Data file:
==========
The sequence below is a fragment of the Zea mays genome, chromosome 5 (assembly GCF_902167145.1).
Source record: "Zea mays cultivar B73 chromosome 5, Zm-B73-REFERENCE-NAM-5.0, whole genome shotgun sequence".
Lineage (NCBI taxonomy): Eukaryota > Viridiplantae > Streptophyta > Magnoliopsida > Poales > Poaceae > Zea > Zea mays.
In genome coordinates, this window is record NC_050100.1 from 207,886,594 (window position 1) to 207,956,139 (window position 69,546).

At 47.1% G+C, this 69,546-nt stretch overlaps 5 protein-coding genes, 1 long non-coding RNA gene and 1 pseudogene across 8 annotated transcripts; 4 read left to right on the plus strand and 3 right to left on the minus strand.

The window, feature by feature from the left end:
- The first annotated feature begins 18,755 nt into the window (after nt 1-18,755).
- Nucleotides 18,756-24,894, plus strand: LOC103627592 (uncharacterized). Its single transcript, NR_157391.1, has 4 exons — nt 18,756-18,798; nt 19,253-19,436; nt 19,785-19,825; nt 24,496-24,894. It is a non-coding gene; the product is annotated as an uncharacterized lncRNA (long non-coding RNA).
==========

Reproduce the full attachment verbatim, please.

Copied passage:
The sequence below is a fragment of the Zea mays genome, chromosome 5 (assembly GCF_902167145.1).
Source record: "Zea mays cultivar B73 chromosome 5, Zm-B73-REFERENCE-NAM-5.0, whole genome shotgun sequence".
Lineage (NCBI taxonomy): Eukaryota > Viridiplantae > Streptophyta > Magnoliopsida > Poales > Poaceae > Zea > Zea mays.
In genome coordinates, this window is record NC_050100.1 from 207,886,594 (window position 1) to 207,956,139 (window position 69,546).

At 47.1% G+C, this 69,546-nt stretch overlaps 5 protein-coding genes, 1 long non-coding RNA gene and 1 pseudogene across 8 annotated transcripts; 4 read left to right on the plus strand and 3 right to left on the minus strand.

The window, feature by feature from the left end:
- The first annotated feature begins 18,755 nt into the window (after nt 1-18,755).
- Nucleotides 18,756-24,894, plus strand: LOC103627592 (uncharacterized). Its single transcript, NR_157391.1, has 4 exons — nt 18,756-18,798; nt 19,253-19,436; nt 19,785-19,825; nt 24,496-24,894. It is a non-coding gene; the product is annotated as an uncharacterized lncRNA (long non-coding RNA).